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By Anonymous

I’ve recently found myself the target of accusations of racism. These accusations weren’t the result of me doing or saying anything racist, but rather because I said that simply saying the “n-word” isn’t necessarily racist, and that it really depends on the context. I knew people would disagree with me, but I certainly didn’t anticipate the intense hostility and expletive-filled screaming that ensued. They went all-out Tana Mongeau on me. I now have three girls on my floor that no longer want to come into my suite because they are “uncomfortable” around me, and are going around telling people (including my black suitemate) that I am a racist. However, that night also inspired me to write this, so that’s a plus I guess. Regardless of the accusations and buzzwords that are thrown at me, I will continue to speak my mind and stand up for others that are unfairly being labeled racists, sexists, homophobes, and so on. I’m not a fan of trigger warnings, but I need to make this clear – I will be using words that are considered offensive in certain contexts. However, the context I will be using them in is to support my argument and provide examples, not to demean or insult anyone.

Words are not inherently offensive. Words mean nothing without context around them. The context is what really determines what that word means. For example, there is a tremendous difference between calling a woman a bitch, and saying that something was “a bitch” to do. In the first scenario, “bitch” is being used as a derogatory and sexist word to put down a woman. In the second scenario, “bitch” is being used as a word to describe how annoying or difficult the task was to complete. The word is the same, but the context changes the meaning of it completely. This principle applies to every word in the dictionary, including the word “nigger.”

Calling a black person a “nigger” is a horrible thing to do, and the person who said it is obviously a racist, and deserves to be labeled as such. There are certain scenarios, however, where saying the word is not racist. One of those scenarios that I should start with right of the bat is the way I am using it in this opinion piece. I am not using “nigger” as an insult or a slur, but rather as an example. There is a clear difference between the way that I am using the word, and the way that slave owners in the 1800s used the word.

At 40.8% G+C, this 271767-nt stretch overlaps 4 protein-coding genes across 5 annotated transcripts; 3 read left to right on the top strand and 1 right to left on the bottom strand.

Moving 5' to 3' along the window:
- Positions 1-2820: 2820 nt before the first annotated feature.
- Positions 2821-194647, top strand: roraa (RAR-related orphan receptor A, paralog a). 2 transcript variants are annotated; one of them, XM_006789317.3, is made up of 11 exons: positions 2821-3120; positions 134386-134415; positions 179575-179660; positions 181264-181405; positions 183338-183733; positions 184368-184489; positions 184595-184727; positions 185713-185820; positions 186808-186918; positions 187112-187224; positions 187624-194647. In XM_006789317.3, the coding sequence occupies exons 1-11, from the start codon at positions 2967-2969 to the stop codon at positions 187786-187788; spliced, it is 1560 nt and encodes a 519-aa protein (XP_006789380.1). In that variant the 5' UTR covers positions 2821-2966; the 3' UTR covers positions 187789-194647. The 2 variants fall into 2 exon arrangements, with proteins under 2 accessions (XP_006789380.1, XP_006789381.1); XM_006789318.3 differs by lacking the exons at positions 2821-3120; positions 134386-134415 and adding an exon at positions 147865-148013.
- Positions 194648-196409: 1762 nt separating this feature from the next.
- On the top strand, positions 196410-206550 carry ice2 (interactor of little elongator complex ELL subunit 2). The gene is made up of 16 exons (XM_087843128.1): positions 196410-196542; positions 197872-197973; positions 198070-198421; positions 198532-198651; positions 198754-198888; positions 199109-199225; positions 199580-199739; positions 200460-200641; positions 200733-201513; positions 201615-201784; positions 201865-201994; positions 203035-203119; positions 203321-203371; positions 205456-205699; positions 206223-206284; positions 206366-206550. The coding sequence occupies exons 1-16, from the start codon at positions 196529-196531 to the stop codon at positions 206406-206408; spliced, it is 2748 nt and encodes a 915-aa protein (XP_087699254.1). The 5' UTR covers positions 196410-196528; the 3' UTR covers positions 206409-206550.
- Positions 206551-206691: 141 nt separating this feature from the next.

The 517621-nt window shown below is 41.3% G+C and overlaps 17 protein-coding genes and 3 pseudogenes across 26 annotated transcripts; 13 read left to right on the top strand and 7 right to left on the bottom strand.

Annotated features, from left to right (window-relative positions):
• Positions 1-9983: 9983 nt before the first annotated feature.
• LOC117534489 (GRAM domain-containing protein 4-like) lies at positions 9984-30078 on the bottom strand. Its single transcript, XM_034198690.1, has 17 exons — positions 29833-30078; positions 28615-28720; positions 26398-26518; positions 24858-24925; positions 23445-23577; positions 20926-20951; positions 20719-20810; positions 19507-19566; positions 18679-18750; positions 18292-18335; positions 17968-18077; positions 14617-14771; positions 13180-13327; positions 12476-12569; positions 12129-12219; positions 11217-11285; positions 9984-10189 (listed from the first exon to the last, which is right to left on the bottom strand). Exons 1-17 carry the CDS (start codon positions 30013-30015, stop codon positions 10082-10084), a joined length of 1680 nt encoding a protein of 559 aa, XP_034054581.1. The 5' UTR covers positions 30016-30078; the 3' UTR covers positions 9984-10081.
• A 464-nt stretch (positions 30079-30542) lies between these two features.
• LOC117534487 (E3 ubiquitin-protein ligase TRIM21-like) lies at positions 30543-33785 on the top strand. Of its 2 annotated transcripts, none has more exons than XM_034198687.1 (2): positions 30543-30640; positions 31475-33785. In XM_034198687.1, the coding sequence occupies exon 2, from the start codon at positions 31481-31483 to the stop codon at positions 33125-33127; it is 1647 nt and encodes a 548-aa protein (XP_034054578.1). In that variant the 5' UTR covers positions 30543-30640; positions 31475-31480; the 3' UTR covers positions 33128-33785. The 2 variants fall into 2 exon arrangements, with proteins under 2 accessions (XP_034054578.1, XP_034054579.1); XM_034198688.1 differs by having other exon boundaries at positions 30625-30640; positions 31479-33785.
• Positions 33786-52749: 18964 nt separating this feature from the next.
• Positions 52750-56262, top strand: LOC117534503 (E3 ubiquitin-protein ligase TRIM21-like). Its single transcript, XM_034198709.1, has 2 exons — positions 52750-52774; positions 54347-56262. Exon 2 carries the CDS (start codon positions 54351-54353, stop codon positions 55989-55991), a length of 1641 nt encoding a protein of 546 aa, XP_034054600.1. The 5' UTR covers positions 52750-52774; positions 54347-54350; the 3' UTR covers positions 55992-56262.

Another scenario where it is not bigoted to use offensive words and slurs is when you are quoting someone else, such as reading from a book or singing along to a song. Calling someone a racist for singing along to Kanye West is idiotic, because they aren’t even that person’s words. They are simply repeating the work of an artist or author.

I remember sitting in class in 9th grade, reading along as one student read Of Mice and Men aloud. The student who was reading approached the part where they start talking about Crooks, and paused. He thought for a second, then read it exactly as it was written – “Ya see the stable buck’s a nigger.” Everyone stared at him, in disbelief that he had actually said the “n-word.” The word spread fast of what he had said, and how he was a racist because of it. Not only is he not a racist, but he should have been applauded for actually reading the book how it was written. Of Mice and Men was written in the 1930s, when referring to black people as “niggers” was pretty common. That sentiment is reflected by the language used in the novel. By skipping over or censoring the word when reading, you are not only being ignorant to history, you are also altering the dynamic between the characters. Everyone referring to Crook as “just a nigger” is extremely important in building not only Crooks’ character, but also the characters of everyone that treats him that way. Reading books and historical documents as they are written is crucial to understanding them, and calling someone a racist or another buzzword for doing so is beyond idiotic.

The nature of a word is based almost entirely on the context it is used in, not on the word itself. Using the word “nigger” doesn’t automatically make someone a racist, using the word “bitch” doesn’t automatically make someone a sexist, and using the word “faggot” doesn’t automatically make someone a homophobe. While these words definitely can be offensive, and should probably be avoided if possible, it is important to analyze the context they are used in before accusing someone of bigotry or hate speech.


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